Dark Horse Comics series Ether takes a big detour this week away from the main plotline following Boone Dias and the havoc he has previously wreaked in the land of Ether as well as from the specific investigation in Sherlock Holmes-style of a major murder rocking the capitol.
Instead we’re walking through the childhood of Dias’ significant other Hazel and her own strange encounters with the Ether. The story of Dias and Hazel has been creating a sorrowful undercurrent in the series, adding poignancy to Dias’ strange isolation from his own native reality. This will no doubt give more insight into their relationship and what exactly happened to separate them.
Either way, this shows that like another successful Dark Horse series, Harrow County, the world of Ether can expand into side-alleys and related tales as needed to build the bigger story. Writer on the series Matt Kindt has shown he’s a big fan of asides in Mind MGMT and even his currently written and drawn Dept. H. Artist David Rubin showed in his OGN Hero that he’s a master of incorporating multiple stories into one narrative as well.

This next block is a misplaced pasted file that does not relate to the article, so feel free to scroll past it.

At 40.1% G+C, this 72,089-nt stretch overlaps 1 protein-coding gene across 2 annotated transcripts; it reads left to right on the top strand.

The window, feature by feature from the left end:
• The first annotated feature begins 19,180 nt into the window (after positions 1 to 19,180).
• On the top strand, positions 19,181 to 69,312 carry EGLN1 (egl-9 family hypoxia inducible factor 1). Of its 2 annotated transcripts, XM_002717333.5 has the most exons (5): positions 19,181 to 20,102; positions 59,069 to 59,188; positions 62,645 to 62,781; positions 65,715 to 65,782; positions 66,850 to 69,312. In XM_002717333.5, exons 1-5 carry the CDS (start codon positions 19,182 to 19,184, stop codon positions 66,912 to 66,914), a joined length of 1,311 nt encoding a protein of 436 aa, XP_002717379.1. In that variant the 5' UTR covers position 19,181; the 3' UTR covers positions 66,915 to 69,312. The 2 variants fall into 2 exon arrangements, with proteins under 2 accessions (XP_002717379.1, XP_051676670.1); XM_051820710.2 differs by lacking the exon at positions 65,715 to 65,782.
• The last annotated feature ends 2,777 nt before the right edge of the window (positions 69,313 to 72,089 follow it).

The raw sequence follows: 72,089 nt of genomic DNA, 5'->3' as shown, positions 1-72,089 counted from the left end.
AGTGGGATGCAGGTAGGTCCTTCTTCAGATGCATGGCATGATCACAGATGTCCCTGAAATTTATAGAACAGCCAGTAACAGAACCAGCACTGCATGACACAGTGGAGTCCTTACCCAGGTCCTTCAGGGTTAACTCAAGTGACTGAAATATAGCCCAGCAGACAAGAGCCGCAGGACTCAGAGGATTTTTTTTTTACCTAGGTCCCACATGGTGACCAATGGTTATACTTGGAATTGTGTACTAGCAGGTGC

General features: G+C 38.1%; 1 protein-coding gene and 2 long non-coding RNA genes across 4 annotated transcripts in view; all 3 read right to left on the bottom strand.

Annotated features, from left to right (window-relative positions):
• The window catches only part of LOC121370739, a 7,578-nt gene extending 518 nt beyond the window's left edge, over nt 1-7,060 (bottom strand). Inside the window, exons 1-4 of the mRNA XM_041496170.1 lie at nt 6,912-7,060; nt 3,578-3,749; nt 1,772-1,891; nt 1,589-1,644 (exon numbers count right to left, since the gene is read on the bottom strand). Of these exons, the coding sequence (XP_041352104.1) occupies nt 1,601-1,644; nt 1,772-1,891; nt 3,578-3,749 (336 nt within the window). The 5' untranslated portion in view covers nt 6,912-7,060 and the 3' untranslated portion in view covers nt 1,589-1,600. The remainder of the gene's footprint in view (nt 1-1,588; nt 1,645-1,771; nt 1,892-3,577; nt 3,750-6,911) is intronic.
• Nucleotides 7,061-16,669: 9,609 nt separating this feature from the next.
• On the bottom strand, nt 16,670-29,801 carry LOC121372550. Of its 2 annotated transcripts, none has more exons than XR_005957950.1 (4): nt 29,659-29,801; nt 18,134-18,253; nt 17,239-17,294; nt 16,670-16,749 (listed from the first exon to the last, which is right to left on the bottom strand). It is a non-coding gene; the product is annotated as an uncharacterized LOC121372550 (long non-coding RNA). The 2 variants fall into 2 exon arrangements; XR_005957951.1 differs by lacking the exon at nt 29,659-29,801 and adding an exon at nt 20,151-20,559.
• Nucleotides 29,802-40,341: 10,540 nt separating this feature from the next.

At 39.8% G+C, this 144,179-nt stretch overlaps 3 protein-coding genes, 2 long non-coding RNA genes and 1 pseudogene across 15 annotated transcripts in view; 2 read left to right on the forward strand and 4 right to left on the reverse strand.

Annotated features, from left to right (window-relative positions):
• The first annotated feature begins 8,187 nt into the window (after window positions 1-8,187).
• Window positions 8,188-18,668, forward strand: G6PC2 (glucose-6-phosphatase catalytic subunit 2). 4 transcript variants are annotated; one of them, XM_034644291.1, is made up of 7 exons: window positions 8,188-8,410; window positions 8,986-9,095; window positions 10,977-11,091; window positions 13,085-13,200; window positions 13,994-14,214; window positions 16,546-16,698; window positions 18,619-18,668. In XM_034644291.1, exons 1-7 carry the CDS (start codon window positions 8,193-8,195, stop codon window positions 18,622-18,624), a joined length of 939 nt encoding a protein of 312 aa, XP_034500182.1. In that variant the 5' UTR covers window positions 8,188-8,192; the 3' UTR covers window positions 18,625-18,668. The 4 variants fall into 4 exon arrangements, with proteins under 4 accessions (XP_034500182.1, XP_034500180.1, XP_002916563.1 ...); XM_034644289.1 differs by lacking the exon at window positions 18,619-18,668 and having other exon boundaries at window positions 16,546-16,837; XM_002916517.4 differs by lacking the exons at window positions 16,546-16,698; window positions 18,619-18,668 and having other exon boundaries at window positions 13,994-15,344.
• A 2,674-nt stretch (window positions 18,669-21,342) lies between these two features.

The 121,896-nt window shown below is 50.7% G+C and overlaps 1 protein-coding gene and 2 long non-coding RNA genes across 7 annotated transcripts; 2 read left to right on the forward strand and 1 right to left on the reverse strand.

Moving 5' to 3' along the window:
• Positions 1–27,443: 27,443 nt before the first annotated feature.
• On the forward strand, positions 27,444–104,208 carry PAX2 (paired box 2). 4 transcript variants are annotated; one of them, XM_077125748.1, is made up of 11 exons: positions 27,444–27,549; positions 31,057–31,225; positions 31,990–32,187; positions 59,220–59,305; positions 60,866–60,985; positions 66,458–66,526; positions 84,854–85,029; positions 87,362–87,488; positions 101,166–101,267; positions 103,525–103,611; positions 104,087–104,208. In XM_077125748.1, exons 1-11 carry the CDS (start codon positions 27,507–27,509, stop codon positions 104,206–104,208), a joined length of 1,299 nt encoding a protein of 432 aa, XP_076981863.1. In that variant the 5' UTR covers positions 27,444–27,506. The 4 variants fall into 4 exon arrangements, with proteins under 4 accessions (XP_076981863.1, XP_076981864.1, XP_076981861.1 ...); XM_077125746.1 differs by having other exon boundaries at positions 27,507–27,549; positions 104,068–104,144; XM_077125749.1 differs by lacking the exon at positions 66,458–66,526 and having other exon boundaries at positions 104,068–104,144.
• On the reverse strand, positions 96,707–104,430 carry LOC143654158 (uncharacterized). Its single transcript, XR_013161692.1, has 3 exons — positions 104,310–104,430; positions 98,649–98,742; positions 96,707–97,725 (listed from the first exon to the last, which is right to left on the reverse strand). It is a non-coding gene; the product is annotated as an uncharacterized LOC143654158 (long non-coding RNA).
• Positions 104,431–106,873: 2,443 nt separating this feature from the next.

In this issue, we also get the chance to experience what the Ether would be like for a child, how wondrous, terrifying, and alarmingly illogical everything would seem. We’re introduced to the concept of “poisoned ideas” and a “quarantine” the Ether tries to enact for visitors, which in calm reflection might seem like a good principle, at least in part.
Hazel discovers for us that the Ether is “beautiful” but the Ether is also “dangerous”, in case we haven’t been taking the darker aspects of this magical land seriously. But in realizing Hazel’s suffering, and her isolation from the human world she returns to, we are reminded again that Dias might have some serious flaws of his own. Did he fail her in some way? Wouldn’t he of all people be able to help her deal with her experiences?
It’s not all jokes and whimsy in the Ether, but it is magical. This series does a great job of breaking magical fantasy out of stereotypes of being either light and humorous or being dark and sinister. Rubin’s artwork, as ever, seems to scale those heights and depths with ease. His color palette in this issue is exceptional, using a kind of earth-tone to convey Hazel’s earthly experiences and creating amazing contrasts with the fiery/painful aspects of the Ether to suggest trauma.
This seems like it might have been the most emotionally difficult issue so far both for Kindt to write and for Rubin to draw. They needed to create a specific gravitas only hinted at in previous issues. Based on this, we begin to understand why taking this detour into Hazel’s past was so important to the trajectory of the series thematically, but also look out for some developments in Dias’ “present day” as well that will change the dynamic between Earth and the Ether forever.
Ether #4 arrives in comic shops today, February 15th.